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Most of the Carthaginian quarter shekels were almost certainly struck at Carthage and directly exported to Hannibal via Bruttian ports. Some rare examples, such as this coin, are of a different style and believed to have been struck in southwest Italy, probably in Bruttium. Hoard evidence indicates that the variety circulated at Tarentum, and issues began before 209 B.C.
SH70871. Silver 1/4 Shekel, Robinson Second p. 53, 3; SNG Cop VIII 369; HN Italy 2020, EF, nice style, obverse a little off-center, scratch on horse, weight 2.052 g, maximum diameter 14.0 mm, die axis 0o, Italian (Brettian?) mint, 2nd Punic War, 215 - 205 B.C.; obverse head of Tanit-Demeter left, wreathed with grain, wearing necklace and pendant earring; reverse free horse standing right on ground line, linear border; ex Ancient Imports (Marc Breitsprecher); rare; SOLD


Carthage, Zeugitana, N. Africa, c. 220 - 215 B.C.

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Struck during the Second Punic War.
SH45892. Bronze trishekel, SNG Cop 344, VF, weight 21.063 g, maximum diameter 31.4 mm, die axis 0o, 2nd Punic War, c. 220 - 215 B.C.; obverse head of Tanit left, wearing wreath and single pendant earring; reverse horse standing right, palm tree behind; scarce; SOLD


Carthage, Zeugitana, North Africa, 230 - 220 B.C.

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The Second Punic War, 218 - 202 B.C., is marked by Hannibal's surprising crossing of the Alps and crushing victories over Roman armies in the battles of the Trebia, Trasimene, and Cannae. Despite these and other setbacks, Roman forces recaptured the major cities that had joined the enemy, defeated attempts to reinforce Hannibal, and ended Carthaginian rule over Iberia. At the final showdown, the battle of Zama in Africa, Scipio Africanus defeated Hannibal, resulting in harsh peace terms. Carthage ceased to be a major power and became a Roman client-state.
GB57746. Billon 1 1/2 shekel, Viola CNP 103, SNG Cop 390, Alexandropoulos 81, MŁller Afrique 230, VF, toned, weight 8.952 g, maximum diameter 25.8 mm, die axis 0o, Carthage mint, 230 - 220 B.C.; obverse head of Kore-Tanit left, hair wreathed with grain, wearing earring with one pendant; reverse horse standing right, head turned back left, raised right foreleg, no pellet; SOLD


Carthage, Second Punic War, c. 216 - 205 B.C.

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This quarter shekel type has been found in Campanian hoards along with other Carthaginian and Brettian coins. The type was likely struck at Carthage and exported directly to Hannibal via Bruttian ports.
SH64035. Silver quarter shekel, Robinson NC 1964, p. 44, group I, 3; SNG Cop 348 -349; Alexandropoulos 78; HN Italy 2015, VF, scratches, weight 1.733 g, maximum diameter 13.6 mm, die axis 45o, Carthage mint, c. 216 - 205 B.C.; obverse head of Tanit left, wreathed with grain, wearing necklace and earring, dot border; reverse horse standing right, dot border; ex Ancient Eagles; SOLD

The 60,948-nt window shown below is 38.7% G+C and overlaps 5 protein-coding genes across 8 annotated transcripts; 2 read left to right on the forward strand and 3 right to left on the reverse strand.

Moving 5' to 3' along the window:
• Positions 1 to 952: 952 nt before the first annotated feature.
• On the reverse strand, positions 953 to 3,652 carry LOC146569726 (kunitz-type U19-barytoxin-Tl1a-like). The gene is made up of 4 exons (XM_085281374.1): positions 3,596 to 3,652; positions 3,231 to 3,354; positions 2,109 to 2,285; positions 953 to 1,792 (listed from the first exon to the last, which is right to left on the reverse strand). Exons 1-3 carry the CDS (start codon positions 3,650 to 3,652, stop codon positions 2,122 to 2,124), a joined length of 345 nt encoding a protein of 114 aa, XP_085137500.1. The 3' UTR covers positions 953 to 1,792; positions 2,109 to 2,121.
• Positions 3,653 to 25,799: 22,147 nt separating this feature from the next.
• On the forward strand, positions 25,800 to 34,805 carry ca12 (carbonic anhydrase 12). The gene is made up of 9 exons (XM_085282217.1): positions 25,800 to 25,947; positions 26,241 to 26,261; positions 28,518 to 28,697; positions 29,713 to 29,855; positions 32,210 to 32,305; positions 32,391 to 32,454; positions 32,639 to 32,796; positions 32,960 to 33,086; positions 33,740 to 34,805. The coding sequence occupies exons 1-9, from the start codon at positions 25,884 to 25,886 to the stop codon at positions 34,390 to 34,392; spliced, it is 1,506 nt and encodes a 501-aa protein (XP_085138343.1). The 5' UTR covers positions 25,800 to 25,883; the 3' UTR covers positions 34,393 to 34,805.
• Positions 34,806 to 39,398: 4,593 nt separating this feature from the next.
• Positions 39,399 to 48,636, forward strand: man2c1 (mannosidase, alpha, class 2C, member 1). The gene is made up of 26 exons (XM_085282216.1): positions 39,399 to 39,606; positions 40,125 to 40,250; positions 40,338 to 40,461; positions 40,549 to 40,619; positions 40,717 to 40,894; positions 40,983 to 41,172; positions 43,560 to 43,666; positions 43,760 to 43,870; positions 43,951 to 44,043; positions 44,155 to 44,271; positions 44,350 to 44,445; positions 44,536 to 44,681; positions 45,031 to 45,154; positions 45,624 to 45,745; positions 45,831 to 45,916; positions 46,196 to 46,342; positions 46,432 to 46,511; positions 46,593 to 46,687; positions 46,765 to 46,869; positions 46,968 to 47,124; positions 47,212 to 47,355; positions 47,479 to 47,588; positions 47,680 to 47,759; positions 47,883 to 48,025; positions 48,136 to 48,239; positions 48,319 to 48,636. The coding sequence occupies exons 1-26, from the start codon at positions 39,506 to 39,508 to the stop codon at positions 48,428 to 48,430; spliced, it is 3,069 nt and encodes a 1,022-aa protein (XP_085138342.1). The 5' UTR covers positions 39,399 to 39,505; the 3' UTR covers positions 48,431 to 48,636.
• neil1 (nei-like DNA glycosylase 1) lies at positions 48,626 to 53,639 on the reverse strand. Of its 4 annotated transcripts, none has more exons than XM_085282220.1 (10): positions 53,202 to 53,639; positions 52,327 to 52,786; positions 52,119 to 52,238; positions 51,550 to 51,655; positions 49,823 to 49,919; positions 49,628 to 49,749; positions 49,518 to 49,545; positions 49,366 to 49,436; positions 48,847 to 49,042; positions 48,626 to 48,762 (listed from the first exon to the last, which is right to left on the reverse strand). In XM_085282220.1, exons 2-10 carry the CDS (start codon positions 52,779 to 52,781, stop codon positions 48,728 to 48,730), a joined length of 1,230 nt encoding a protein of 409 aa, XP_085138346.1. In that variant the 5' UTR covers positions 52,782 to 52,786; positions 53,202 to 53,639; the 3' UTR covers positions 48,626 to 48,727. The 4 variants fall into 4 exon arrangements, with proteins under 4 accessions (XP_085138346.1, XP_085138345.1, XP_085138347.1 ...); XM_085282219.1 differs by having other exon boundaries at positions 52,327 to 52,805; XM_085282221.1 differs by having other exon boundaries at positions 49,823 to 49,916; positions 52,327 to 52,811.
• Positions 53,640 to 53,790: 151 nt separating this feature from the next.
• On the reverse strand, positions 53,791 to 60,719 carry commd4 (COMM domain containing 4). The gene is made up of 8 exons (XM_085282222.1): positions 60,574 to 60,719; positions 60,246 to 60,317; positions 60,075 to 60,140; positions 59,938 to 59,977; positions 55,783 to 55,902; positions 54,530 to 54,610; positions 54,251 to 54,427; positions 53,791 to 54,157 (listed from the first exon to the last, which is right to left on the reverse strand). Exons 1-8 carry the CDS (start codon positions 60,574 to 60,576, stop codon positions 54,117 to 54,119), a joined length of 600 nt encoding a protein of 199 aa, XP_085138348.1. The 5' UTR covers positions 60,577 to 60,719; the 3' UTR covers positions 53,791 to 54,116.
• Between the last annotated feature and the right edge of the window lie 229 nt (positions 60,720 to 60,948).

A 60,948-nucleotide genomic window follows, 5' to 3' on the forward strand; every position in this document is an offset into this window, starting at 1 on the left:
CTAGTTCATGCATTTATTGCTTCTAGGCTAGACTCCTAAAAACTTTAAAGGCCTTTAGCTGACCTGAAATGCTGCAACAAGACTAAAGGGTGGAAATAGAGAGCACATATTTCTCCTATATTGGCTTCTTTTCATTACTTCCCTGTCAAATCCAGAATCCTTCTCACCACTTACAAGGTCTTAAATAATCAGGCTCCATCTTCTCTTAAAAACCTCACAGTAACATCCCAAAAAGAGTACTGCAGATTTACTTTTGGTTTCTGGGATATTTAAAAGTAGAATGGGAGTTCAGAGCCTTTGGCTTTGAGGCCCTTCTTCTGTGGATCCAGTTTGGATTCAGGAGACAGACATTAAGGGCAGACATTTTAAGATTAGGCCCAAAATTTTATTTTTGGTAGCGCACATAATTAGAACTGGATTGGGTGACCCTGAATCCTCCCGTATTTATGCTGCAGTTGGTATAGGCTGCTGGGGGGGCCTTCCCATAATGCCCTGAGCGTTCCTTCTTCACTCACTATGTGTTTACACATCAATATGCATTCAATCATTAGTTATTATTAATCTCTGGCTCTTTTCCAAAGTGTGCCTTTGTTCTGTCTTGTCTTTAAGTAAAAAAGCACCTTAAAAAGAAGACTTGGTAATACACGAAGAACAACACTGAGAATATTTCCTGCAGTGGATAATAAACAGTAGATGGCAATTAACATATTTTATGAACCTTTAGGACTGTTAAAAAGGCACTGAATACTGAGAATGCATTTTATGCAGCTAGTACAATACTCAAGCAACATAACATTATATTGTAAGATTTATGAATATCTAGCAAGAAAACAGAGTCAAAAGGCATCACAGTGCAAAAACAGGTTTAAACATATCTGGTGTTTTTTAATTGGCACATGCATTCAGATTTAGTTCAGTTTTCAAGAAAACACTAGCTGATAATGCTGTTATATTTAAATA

Carthage, Zeugitana, North Africa, Second Punic War, c. 210 - 202 B.C.

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The Second Punic War, 218 - 201 B.C., is most remembered for Hannibal's crossing of the Alps, followed by his crushing victories over Rome in the battle of the Trebia, at Trasimene, and again at Cannae. After these defeats, many Roman allies joined Carthage, prolonging the war in Italy for over a decade. Against Hannibal's skill on the battlefield, the Romans deployed the Fabian strategy. More capable in siegecraft, the Romans recaptured all the major cities that had defected. The Romans defeated an attempt to reinforce Hannibal at the battle of the Metaurus and, in Iberia, Publius Cornelius Scipio Africanus Major took New Carthage and ended Carthaginian rule over Iberia in the Battle of Ilipa. The final showdown was the Battle of Zama in Africa where Scipio Africanus defeated Hannibal, resulting in the imposition of harsh peace conditions on Carthage, which ceased to be a major power and became a Roman client-state.Hannibal's route of invasion
SH67741. Billon dishekel, Viola 185, Coin Hoards IX, group 3 (single-pendant earring variety), 77 - 96; cf. Alexandropoulos 44; SNG Cop 190; MŁller Afrique 103; SRCV II 6494, VF, struck with a worn obverse die, slightly porous, weight 9.135 g, maximum diameter 26.6 mm, die axis 0o, Carthage mint, c. 210 - 202 B.C.; obverse head of Tanit left, hair wreathed with grain, wearing necklace and single-pendant earring; reverse unbridled horse standing right, palm tree in background, no pellet; scarce; SOLD




  




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Catalog current as of Tuesday, November 19, 2019.
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Tanit